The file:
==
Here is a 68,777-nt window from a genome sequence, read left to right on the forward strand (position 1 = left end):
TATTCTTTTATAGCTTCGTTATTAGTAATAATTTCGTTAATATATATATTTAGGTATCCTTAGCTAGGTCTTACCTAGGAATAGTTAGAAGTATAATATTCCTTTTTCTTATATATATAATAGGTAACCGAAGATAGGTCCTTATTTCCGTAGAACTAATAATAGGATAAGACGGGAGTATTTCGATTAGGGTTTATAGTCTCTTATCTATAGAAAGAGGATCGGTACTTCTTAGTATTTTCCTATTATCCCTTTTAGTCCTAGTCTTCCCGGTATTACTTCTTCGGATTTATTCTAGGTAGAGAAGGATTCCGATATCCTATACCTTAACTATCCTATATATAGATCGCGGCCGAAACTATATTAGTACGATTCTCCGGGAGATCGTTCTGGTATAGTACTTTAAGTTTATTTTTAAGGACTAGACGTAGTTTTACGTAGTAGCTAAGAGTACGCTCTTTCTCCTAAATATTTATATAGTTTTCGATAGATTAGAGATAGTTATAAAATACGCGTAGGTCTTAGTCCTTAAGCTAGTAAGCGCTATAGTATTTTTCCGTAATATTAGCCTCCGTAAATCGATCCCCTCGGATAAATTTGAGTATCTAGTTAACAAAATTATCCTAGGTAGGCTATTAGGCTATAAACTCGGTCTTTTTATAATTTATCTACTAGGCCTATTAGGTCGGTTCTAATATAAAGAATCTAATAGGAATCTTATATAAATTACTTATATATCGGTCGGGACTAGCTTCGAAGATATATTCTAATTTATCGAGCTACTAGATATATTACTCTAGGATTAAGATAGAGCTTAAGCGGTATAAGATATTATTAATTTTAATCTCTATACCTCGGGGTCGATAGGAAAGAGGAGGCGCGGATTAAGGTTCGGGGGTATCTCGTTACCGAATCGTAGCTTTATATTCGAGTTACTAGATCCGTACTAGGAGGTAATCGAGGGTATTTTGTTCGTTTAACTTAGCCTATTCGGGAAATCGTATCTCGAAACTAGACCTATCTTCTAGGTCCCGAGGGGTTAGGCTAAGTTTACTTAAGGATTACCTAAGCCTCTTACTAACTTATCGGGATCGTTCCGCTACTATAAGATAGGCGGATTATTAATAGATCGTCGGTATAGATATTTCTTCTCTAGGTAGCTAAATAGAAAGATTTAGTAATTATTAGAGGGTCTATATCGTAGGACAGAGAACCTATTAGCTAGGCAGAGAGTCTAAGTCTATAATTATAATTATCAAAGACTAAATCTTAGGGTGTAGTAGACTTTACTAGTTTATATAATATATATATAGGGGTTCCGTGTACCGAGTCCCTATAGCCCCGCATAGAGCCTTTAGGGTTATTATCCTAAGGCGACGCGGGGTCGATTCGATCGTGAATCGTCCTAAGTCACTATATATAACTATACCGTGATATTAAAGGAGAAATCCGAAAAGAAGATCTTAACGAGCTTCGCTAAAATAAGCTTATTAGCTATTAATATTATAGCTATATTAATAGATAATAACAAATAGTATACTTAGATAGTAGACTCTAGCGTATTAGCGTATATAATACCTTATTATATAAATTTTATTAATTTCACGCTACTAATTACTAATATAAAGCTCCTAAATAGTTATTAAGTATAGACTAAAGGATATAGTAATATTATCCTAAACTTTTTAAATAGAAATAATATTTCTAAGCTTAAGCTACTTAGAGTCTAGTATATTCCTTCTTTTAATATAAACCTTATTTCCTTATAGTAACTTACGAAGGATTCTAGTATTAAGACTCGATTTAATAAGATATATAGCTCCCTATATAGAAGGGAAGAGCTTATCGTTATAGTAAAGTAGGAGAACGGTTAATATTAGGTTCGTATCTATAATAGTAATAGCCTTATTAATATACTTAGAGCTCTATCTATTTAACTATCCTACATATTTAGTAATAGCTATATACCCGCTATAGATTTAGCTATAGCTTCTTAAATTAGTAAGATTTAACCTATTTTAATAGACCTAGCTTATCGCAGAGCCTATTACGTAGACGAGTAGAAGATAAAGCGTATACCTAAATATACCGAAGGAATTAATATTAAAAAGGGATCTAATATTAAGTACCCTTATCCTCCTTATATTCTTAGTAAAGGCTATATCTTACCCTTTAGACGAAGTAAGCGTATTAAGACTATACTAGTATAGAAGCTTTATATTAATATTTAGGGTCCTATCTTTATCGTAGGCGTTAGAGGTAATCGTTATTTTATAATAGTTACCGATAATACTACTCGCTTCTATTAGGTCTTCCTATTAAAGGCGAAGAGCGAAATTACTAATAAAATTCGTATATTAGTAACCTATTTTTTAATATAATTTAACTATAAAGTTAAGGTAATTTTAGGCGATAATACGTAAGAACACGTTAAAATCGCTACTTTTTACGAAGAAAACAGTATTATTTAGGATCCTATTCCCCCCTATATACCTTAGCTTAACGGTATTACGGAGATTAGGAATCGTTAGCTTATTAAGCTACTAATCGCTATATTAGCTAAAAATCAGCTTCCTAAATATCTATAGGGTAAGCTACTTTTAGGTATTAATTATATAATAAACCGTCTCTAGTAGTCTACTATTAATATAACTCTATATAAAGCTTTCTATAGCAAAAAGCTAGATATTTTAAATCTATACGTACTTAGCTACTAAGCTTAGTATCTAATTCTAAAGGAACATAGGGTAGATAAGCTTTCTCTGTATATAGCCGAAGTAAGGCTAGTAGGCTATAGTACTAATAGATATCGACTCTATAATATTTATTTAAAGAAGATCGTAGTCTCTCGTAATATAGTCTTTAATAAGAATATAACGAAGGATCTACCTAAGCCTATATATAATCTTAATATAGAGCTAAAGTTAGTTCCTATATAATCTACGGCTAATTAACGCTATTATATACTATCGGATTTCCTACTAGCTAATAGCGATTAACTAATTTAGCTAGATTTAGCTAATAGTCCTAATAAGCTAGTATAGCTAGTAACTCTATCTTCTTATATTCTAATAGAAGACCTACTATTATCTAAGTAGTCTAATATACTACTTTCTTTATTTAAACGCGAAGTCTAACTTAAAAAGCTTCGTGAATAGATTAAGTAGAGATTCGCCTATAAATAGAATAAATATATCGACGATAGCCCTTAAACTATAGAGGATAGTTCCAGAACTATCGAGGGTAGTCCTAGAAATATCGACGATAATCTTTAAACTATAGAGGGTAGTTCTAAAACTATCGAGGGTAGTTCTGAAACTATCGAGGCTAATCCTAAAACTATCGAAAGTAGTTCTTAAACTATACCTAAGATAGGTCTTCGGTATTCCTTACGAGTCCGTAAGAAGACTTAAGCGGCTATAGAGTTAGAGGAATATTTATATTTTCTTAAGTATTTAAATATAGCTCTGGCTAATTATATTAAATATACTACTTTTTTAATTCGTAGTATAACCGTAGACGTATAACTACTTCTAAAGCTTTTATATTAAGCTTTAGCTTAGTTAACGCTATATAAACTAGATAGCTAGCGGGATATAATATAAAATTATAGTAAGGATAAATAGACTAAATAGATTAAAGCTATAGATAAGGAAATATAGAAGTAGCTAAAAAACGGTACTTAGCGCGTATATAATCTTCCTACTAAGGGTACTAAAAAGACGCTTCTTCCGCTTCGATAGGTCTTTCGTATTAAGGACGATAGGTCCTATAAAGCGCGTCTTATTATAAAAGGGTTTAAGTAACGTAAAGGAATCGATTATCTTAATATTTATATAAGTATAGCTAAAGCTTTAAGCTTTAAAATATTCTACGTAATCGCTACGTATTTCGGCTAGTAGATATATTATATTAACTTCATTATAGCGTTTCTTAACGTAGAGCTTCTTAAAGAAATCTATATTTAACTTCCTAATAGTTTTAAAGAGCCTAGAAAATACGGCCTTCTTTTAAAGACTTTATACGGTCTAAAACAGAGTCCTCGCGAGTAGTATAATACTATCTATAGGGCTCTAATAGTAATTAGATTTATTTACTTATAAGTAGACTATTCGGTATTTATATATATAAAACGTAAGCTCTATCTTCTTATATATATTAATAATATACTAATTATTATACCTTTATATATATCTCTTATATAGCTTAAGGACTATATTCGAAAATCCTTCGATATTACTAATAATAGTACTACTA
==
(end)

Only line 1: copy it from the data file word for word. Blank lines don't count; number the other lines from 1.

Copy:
Here is a 68,777-nt window from a genome sequence, read left to right on the forward strand (position 1 = left end):